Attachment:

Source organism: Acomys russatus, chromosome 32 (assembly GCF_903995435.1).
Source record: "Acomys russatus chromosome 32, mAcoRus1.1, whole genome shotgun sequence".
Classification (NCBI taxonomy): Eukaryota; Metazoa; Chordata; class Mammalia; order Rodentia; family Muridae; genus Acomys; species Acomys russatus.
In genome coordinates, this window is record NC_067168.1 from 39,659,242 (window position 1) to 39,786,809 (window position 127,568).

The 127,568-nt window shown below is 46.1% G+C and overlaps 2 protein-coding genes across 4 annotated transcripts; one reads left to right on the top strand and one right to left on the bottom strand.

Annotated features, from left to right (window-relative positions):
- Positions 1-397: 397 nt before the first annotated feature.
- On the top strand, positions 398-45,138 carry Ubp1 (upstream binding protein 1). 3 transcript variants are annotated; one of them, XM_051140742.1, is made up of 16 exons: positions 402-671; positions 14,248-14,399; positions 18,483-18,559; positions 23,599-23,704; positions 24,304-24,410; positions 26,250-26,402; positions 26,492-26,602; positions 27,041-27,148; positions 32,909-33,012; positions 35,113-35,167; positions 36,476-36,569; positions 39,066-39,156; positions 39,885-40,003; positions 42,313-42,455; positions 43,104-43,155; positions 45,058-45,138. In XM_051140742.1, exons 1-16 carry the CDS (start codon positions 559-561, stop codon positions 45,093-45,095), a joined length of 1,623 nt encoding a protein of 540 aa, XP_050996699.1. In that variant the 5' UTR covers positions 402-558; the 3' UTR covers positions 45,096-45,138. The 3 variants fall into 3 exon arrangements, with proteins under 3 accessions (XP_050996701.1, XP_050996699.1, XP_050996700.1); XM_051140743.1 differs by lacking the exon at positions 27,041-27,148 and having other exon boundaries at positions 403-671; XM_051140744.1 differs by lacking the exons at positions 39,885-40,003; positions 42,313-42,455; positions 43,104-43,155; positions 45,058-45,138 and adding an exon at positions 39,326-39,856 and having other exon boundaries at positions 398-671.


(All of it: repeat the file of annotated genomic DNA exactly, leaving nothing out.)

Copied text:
Source organism: Acomys russatus, chromosome 32 (assembly GCF_903995435.1).
Source record: "Acomys russatus chromosome 32, mAcoRus1.1, whole genome shotgun sequence".
Classification (NCBI taxonomy): Eukaryota; Metazoa; Chordata; class Mammalia; order Rodentia; family Muridae; genus Acomys; species Acomys russatus.
In genome coordinates, this window is record NC_067168.1 from 39,659,242 (window position 1) to 39,786,809 (window position 127,568).

The 127,568-nt window shown below is 46.1% G+C and overlaps 2 protein-coding genes across 4 annotated transcripts; one reads left to right on the top strand and one right to left on the bottom strand.

Annotated features, from left to right (window-relative positions):
- Positions 1-397: 397 nt before the first annotated feature.
- On the top strand, positions 398-45,138 carry Ubp1 (upstream binding protein 1). 3 transcript variants are annotated; one of them, XM_051140742.1, is made up of 16 exons: positions 402-671; positions 14,248-14,399; positions 18,483-18,559; positions 23,599-23,704; positions 24,304-24,410; positions 26,250-26,402; positions 26,492-26,602; positions 27,041-27,148; positions 32,909-33,012; positions 35,113-35,167; positions 36,476-36,569; positions 39,066-39,156; positions 39,885-40,003; positions 42,313-42,455; positions 43,104-43,155; positions 45,058-45,138. In XM_051140742.1, exons 1-16 carry the CDS (start codon positions 559-561, stop codon positions 45,093-45,095), a joined length of 1,623 nt encoding a protein of 540 aa, XP_050996699.1. In that variant the 5' UTR covers positions 402-558; the 3' UTR covers positions 45,096-45,138. The 3 variants fall into 3 exon arrangements, with proteins under 3 accessions (XP_050996701.1, XP_050996699.1, XP_050996700.1); XM_051140743.1 differs by lacking the exon at positions 27,041-27,148 and having other exon boundaries at positions 403-671; XM_051140744.1 differs by lacking the exons at positions 39,885-40,003; positions 42,313-42,455; positions 43,104-43,155; positions 45,058-45,138 and adding an exon at positions 39,326-39,856 and having other exon boundaries at positions 398-671.